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Reproduced with permission.
Spring is in full swing: the race that stops a nation is almost upon us and we’re in the midst of the busy property selling period. We’re also on the brink of beating our friends across the ditch in a sporting World Cup for a third time this year (with an imminent rugby rubbing to follow on from our cricket and netball victories), so it’s a busy time for sports followers as well as property-hunters!
This is the time of year when most people prefer to sell their properties. For those of you who appreciate the fundamentals of economics and supply and demand, this means (in our view) spring is the prime time for buying given property stock is hitting its peak.
Changing of the guard: Sydney passes the baton to Melbourne
RP Logic Data’s latest figures suggest Sydney’s property market is starting to slow down, with Melbourne overtaking our largest city as the nation’s market leader for the last quarter (recording 7.4% growth versus 4.6% in Sydney).
This result may reflect that Sydney investors are deciding not to keep going back to the bank for more cash. For those interstate investors in Australia, and overseas investors, it may be the cascade effect of turning the focus to Melbourne in the belief it shows greater value for money than Sydney. This is a conversation we’ve found ourselves having more frequently with our NSW clients who are open to the idea of interstate buying. I wonder if we’ll soon see a similar trend emerge amongst investors, in that they will turn to Brisbane or the Gold Coast given Melbourne is in the midst of its strongest run since 2010. This has been another common discussion point for some time.
Sydney is one of only three capital cities with higher listing numbers than 12 months ago – another indicator it is becoming more of a buyers’ market. Sydney still has the highest growth rate for the past 12 months. Rental yield is at a record low which is a further signifier that prices are at, or around, peak level.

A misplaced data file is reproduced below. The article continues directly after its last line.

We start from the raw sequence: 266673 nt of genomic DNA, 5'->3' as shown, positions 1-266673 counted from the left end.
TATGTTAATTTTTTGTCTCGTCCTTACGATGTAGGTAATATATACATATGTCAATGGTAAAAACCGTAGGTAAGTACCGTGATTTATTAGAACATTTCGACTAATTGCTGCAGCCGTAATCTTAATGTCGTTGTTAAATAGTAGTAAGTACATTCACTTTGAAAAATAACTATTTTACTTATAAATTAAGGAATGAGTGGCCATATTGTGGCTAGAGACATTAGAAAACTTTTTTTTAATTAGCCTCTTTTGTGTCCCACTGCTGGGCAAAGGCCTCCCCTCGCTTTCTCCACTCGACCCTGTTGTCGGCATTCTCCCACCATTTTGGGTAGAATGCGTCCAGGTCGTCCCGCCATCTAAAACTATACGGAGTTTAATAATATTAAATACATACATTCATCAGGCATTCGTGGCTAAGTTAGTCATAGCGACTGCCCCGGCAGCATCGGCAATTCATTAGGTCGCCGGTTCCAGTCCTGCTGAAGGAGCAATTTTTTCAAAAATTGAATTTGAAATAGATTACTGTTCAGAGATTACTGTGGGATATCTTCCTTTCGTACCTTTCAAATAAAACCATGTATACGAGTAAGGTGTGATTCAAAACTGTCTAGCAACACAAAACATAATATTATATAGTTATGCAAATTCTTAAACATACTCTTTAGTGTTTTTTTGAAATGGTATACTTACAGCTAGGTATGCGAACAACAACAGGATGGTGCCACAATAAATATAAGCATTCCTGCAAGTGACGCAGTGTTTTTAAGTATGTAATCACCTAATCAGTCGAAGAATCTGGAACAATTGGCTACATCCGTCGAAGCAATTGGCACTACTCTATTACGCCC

Adelaide’s property values have been dragged backwards over the past 12 months, based on a drop of 1.6% in the last quarter, putting them just into negative (0.3%) territory for the past year.
Will my rates go up (see the banks) or down (see the Reserve Bank) on Cup Day?
Most of you will have noted that the big banks have increased interest rates, generating lots of media attention during the past few weeks. The reason given by our banking ‘friends’ is they are required to hold higher levels of capital relative to debt levels. Boosting cash reserves does costs money, even for banks! This ‘resilience measure’ was one of a suite adopted by the Australian Government in response to the Financial System Inquiry chaired by David Murray. The government’s ‘resilience measures’ are aimed at making our lending system stronger should we be struck by another major financial crisis. Considering the financial sector is the largest in our economy – employing over 400,000 Australians – and we all rely on it to some degree, the government’s actions generally make sense.
With many of the pundits predicting a further rate cut on Melbourne Cup Day to enhance punters’ moods, I’m sure the rate increases just dished out by the banks is no coincidence. All the banks’ interest rate increases have been less than the likely 25 basis points or 0.25% drop in rates that we’re likely to receive on Tuesday. What this means is no-one will actually feel higher interest payments through this move by the banks. Just as importantly, the ever-changing media cycle will allow them to report ‘all the major banks have passed on the full interest rate cut handed down by the Reserve Bank’: generating positive coverage very shortly after some negative media exposure. Oh, how shrewd! And the banks are able to make more profit for the new capital reserves they have acquired and keep shareholders happy. It doesn’t matter which way you move the water, it still keeps coming back to the same place…or is there a constant drip that’s making the water level higher?
Government response to the Financial System Inquiry (‘Murray Report’)
The government announced this month that it has accepted 43 of the 44 recommendations of the comprehensive Financial System Inquiry – a bold and positive step and one of the early action items of the new Turnbull government.
Interestingly, the only recommendation the government rejected was advice to discontinue the ability for borrowing from self-managed superannuation funds (SMSFs) to purchase investment property. The government has said they want three more years of data on this issue before making a decision.
As I have stated previously, I believe a tightening of the rules would be more appropriate for the consumer than an outright ban. A number of lenders have tightened their approval processes around SMSF loans in recent months. Perhaps the Murray Report’s recommendation was too strong in stating SMSF residential lending should stop altogether, leaving the government with no room to move. I imagine stating we ‘somewhat agree’ would be a little ambiguous. It appears that making regulatory changes around tightening the lending rules is in the too hard basket for now at least.
Enjoy the Melbourne Cup and all the best to the Wallabies. (My wife is a Kiwi, so I have more riding on this final! Couldn’t bear the ribbing I’d cop from her family if New Zealand wins.)
David Johnston, Managing Director
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